In the fall of 1969, somewhere in the southwestern United States, a seven-year-old boy was riding his bicycle down a quiet city street when a male stranger dragged him into a car and drove off. About an hour and a half later, however, the boy escaped. Police struggled to find the kidnapper because they couldn’t identify the make of his vehicle—all they had were the boy’s rather disjointed descriptions: bigger than a Volkswagen yet smaller than a Mercedes, black upholstery patterned with small x’s, a “sort of rectangle with a round thing on it” under the vent window. After weeks of searching, the boy’s mother tried a longshot: She mailed a letter, along with sketches of the car drawn by the boy, to the monthly magazine Consumer Reports. An answer soon came back: Toyota Corona, likely sold between April 1968 and April 1969. Four days later, authorities arrested the culprit.

This story, reported by the United Press International newswire in February 1970, and others like it, have helped establish the expertise and authority behind Consumer Reports, which reviews products ranging from automobiles to showerheads to credit cards. At the organization’s research center in Yonkers, New York, technicians evaluate the efficiency of washing machines by loading them with a mixture of clean clothing and strips of fabric sullied by coffee and pig’s blood. Scientists strike door locks with sledgehammers and force vacuum cleaners to suck up heaps of Maine Coon hair. More than 120 employees, with an annual testing budget of approximately $25 million, evaluate some 3,000 products a year. The results of these impartial studies are then gathered, examined, and published, ad-free, in Consumer Reports. Its mission: Equip consumers with the “knowledge they need to make better and more informed choices.”

Perhaps the most miraculous part of Consumer Reports is that its work is technically a public service: Its parent organization, which publishes the magazine (and is also called Consumer Reports), is a nonprofit. The operation launched in 1936, when consumer-protection laws were practically nonexistent, and for much of its history the magazine has shaped both consumer sentiment and government policy. In 1958, for example, Minnesota Congressman John Blatnik credited the organization for its role in exposing the tobacco industry’s deceptive practice of claiming that filter-tip cigarettes diminished the intake of tar and nicotine.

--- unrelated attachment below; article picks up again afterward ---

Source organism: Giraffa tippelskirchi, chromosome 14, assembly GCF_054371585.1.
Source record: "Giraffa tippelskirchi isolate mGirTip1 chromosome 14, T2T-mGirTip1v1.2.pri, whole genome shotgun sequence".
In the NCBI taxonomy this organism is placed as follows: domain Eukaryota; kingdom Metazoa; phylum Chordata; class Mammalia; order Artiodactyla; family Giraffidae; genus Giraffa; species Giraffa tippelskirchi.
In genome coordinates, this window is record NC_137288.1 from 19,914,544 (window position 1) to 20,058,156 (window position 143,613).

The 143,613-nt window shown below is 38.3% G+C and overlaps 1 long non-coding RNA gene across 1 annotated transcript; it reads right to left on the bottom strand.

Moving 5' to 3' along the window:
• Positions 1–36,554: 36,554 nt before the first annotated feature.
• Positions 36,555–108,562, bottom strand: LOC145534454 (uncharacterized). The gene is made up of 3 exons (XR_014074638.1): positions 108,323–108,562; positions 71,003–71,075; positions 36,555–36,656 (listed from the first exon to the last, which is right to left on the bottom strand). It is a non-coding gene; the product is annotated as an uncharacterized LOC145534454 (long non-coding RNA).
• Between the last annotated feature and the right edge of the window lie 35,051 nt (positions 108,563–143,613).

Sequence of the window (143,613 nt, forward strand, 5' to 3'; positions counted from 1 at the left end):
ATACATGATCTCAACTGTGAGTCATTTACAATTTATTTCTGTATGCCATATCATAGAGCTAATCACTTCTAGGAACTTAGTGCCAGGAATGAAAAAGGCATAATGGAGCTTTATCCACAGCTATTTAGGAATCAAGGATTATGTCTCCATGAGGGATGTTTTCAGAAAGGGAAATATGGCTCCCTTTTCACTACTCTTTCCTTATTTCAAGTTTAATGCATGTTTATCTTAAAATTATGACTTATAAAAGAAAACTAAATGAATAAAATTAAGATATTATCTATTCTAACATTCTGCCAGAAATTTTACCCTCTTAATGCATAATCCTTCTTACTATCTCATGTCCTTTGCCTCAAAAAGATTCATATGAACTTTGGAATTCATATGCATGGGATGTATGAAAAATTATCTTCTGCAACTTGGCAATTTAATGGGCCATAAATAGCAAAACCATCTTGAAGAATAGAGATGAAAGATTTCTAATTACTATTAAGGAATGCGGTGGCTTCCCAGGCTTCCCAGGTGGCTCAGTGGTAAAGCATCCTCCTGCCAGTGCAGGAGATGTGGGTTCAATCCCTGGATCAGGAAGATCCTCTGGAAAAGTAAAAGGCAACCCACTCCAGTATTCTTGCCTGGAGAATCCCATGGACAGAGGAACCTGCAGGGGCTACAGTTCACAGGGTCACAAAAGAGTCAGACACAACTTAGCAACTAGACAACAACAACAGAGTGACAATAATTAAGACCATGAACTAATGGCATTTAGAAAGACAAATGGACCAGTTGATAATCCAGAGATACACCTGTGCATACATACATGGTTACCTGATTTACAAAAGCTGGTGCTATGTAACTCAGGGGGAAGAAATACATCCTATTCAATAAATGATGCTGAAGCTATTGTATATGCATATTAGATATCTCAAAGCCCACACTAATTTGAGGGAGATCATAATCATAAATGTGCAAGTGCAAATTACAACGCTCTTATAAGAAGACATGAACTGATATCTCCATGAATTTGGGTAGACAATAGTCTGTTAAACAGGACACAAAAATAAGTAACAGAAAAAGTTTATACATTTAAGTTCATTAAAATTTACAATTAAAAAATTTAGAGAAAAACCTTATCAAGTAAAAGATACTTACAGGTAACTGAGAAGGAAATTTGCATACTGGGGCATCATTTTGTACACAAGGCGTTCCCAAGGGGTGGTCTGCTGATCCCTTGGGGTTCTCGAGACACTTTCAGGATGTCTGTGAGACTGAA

In recent decades, however, Consumer Reports’s influence has declined. To an extent this is expected, given how the organization hasn’t quite adapted to the new media landscape. But it’s still more than a little surprising that the rigorous, systematic method of reviewing products practiced by Consumer Reports has lost ground to mostly anonymous online product writeups—not just in terms of popularity, but also, one survey has found, public trust. Why are online shoppers settling for taking the word of unidentified, and potentially biased, reviewers? Put another way, why isn’t Consumer Reports reaching new heights in an era when its evenhanded information should in theory be most in-demand?

Consumer Reports reached its peak number of subscribers in 2008, when it had nearly 8 million (print and digital combined), according to Kelli Halyard, a spokesperson. At present, it has roughly 7 million—3.8 million of them print subscribers and 3.2 million of them digital. This is, by magazine standards, a huge subscription base, but the worrisome news for Consumer Reports is that their demographics skew older: The average print subscriber is 65 years old, and the average digital subscriber is 56. Tax records show that for the fiscal year ending in May 2011, the magazine’s parent organization lost $3.5 million dollars, then $2 million the following year. An internal memo sent to top managers in early 2012, and subsequently leaked by the media blogger Jim Romenesko, put the organization’s plight in no uncertain terms: “CR is not growing revenues or subscribers, and we are losing money. We must right the ship.” The missive blamed this downward slope on “new competitors who are doing interesting things.”

These competitors are, in many cases, average consumers, who write their own reviews as soon as products come out and post them on the very websites where shopping decisions are made—a practice that has not only become ubiquitous but, in doing so, made Consumer Reports’s manner of appraisal feel removed from the modern retail experience. In Nielsen’s 2015 “Global Trust In Advertising” report, for instance, around two-thirds of respondents indicated that they trust consumer opinions posted online, and that they were either always or sometimes willing to take action based on those opinions. As for young people, a 2014 poll found that Millennials consider online peer reviews to be slightly more trustworthy and memorable than professional ones.

This shift in attitude has taken place despite frequent discoveries of fraud in crowdsourced reviews. In 2013, for example, after concluding a year-long investigation called “Operation Clean Turf,” the New York Attorney General’s office ordered 19 companies to pay more than $350,000 in fines for flooding various review sites with phony endorsements. Last October, Amazon sued more than 1,100 people for offering to create fake product reviews for $5 apiece. The incentive for sellers to cheat is strong. In a 2011 working paper, Michael Luca, an assistant professor at Harvard Business School, found that a one-star increase in a restaurant’s average Yelp rating can boost revenue by between 5 and 9 percent. “People’s intent on gaming the system gets stronger by the year,” Luca told me.